Margaret Ann Spence Coming Home

Paperbark Shoes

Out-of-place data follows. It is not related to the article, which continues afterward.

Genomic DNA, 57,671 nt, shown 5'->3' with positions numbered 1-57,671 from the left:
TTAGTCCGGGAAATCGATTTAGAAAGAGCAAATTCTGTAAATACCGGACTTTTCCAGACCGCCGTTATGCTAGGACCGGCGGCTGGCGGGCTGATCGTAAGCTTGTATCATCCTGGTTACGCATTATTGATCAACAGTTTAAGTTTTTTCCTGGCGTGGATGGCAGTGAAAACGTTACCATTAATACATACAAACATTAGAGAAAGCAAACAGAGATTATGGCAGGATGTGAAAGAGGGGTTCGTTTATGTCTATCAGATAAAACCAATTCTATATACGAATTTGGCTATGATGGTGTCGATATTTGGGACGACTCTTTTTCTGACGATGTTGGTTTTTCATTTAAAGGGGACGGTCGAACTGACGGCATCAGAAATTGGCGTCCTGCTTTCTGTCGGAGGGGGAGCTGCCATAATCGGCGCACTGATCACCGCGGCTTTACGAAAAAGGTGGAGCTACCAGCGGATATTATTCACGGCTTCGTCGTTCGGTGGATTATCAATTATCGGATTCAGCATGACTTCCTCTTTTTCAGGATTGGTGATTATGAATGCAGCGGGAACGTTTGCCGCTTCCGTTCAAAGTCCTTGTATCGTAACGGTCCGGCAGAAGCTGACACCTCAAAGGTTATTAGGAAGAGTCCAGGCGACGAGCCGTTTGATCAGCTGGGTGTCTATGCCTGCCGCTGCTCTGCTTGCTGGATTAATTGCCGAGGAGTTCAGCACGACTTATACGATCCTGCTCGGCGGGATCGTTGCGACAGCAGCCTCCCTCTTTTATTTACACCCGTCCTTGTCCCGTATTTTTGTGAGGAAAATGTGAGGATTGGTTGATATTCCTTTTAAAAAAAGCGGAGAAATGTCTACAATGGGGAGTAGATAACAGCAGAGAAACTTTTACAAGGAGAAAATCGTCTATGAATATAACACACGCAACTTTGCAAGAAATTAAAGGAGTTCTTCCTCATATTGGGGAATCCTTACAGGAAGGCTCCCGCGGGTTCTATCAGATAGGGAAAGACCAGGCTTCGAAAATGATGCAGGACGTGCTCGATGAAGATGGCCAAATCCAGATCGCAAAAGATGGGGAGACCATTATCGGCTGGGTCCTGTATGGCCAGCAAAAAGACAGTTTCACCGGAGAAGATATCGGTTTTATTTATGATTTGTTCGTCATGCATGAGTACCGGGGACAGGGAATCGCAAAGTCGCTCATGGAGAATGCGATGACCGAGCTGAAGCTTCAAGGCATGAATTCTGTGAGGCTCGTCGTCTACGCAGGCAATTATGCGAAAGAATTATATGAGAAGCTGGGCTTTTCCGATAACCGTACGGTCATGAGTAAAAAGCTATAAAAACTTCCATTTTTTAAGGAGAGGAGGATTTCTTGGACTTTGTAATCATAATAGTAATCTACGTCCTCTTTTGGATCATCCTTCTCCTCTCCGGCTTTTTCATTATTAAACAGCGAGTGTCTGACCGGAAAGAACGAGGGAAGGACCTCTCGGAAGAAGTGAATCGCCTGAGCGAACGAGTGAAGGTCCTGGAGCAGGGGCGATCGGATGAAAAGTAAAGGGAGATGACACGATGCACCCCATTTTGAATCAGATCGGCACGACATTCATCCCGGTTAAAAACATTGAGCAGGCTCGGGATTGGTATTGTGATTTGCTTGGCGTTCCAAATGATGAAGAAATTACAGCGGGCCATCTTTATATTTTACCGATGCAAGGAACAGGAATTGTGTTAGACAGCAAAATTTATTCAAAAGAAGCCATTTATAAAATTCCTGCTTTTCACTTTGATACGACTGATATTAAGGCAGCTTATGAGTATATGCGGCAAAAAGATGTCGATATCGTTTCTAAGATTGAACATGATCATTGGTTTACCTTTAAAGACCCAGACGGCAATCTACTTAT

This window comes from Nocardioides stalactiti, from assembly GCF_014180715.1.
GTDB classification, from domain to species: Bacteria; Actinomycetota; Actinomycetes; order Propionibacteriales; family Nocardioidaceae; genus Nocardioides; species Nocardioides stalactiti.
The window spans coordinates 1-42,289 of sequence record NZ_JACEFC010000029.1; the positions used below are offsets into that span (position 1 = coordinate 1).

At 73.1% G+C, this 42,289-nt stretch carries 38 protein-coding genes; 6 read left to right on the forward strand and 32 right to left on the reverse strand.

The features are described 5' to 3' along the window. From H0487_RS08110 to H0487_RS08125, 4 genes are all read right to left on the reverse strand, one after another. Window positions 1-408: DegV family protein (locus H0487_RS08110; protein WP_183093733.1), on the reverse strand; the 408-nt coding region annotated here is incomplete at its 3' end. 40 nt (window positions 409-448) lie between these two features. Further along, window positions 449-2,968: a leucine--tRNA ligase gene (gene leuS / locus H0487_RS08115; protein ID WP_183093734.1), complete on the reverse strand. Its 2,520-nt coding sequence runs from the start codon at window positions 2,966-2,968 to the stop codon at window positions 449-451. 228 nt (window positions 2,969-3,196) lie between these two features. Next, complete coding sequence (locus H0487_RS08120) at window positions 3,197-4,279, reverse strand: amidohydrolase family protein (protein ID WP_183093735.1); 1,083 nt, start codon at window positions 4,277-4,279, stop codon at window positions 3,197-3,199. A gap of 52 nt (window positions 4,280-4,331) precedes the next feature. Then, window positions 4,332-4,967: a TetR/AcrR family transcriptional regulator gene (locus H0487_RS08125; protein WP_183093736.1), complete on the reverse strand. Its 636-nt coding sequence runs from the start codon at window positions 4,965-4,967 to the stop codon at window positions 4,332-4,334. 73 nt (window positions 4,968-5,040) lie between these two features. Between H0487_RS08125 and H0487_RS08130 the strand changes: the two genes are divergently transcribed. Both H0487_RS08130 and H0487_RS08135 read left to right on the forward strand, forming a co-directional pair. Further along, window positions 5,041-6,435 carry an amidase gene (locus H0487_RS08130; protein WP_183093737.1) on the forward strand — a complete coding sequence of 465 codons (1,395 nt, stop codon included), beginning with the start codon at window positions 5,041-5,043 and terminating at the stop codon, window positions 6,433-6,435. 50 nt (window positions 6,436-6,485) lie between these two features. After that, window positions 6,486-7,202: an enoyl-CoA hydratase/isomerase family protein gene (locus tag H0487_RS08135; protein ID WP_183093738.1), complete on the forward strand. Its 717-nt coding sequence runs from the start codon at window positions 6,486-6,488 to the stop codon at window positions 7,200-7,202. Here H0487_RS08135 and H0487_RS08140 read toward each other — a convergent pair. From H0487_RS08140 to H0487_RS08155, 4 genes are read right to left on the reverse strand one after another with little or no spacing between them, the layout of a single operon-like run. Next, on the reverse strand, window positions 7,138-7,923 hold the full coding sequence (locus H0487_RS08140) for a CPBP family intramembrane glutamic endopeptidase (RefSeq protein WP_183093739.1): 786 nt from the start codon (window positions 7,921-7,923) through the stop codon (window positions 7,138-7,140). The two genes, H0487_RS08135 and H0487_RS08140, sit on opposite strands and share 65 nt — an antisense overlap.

By Goldie Goldbloom Picador Press, 2011 Have you ever heard of a place called Wyalkatchem?  I had not, until I read the novel Paperbark Shoes by the extraordinarily gifted writer Goldie Goldbloom. But as soon as I read of kerosene drums used as water pails, flour bags recycled into clothing, a sixteen hour train journey over desert, I knew I was reading about Western Australia in the first half of  the twentieth century. That’s because my father grew up in such a place, a tiny, isolated, hot and dusty township, hundreds of miles from a city, thousands of miles from the events of the wider world.  (Actually, Dad grew up in several of these hamlets, as my grandfather moved from one struggling gold mine to another, hired to bring them back to profitability.) Wyalkatchem, population “sixty eight adults and forty-three children, counting the ones in the cemetery” is a real place in the Western Australian wheatbelt, but Goldbloom has created memorable fictional inhabitants of its surrounding countryside in the sheep farmer Agrippas Toad, a short, bumbling man who keeps a collection of women’s corsets in his shed, and his albino wife Gin. Gin grew up in privilege in Perth, but her albinism made her a social pariah, and, improbably placed in the “madhouse” by her stepfather, she leapt at the chance of rescue by Toad. He proposed when, visiting someone at the mental hospital, he heard her play the piano. The story begins in 1943 with the arrival of Italian prisoners of war, who were sent to help work the isolated farms, which struggled to survive when their own employees were conscripted. Given the desert and the distance, it was not thought likely that the prisoners would escape. It is always an interesting situation when people are forced together in mutual incomprehension and with their own longings, and Goldbloom creates a surprising, emotionally truthful tale about the Toads and the two Italian men sent to their farm. Goldbloom’s gorgeous prose makes this remote place come alive. The writer’s choice to make Gin an albino offers a double metaphor. The condition causes low vision, difficulty with bright sunlight and skin so pale that desert living must be excruciating. So it is with Gin. Her blindness to what’s happening, as well as her hyper-sensitivity to the township’s hatred of anyone different, fuels the plot. Gin, short for Virginia in this story, is also a derisive, offensive term for an Aboriginal woman used for sex by white males. The term was common in that part of the world in the early part of the twentieth century. Whether cognizant of this or not (I suspect she is), Goldbloom uses the word as a double entendre. Gin’s extreme whiteness is as different and therefore as unpalatable to the prejudices of Wyalkatchem as the indigenous people who seem to have abandoned the landscape of this novel. Goldbloom writes short stories and non-fiction, but Paperbark Shoes is her first novel. First published in her native Western Australia, it won the Independent Publisher’s Association Foreward Magazine’s Literary Novel of the Year in 2011 and the 2008 AWP Novel Award, and has also been published in the U.K. and in French translation. Do read it.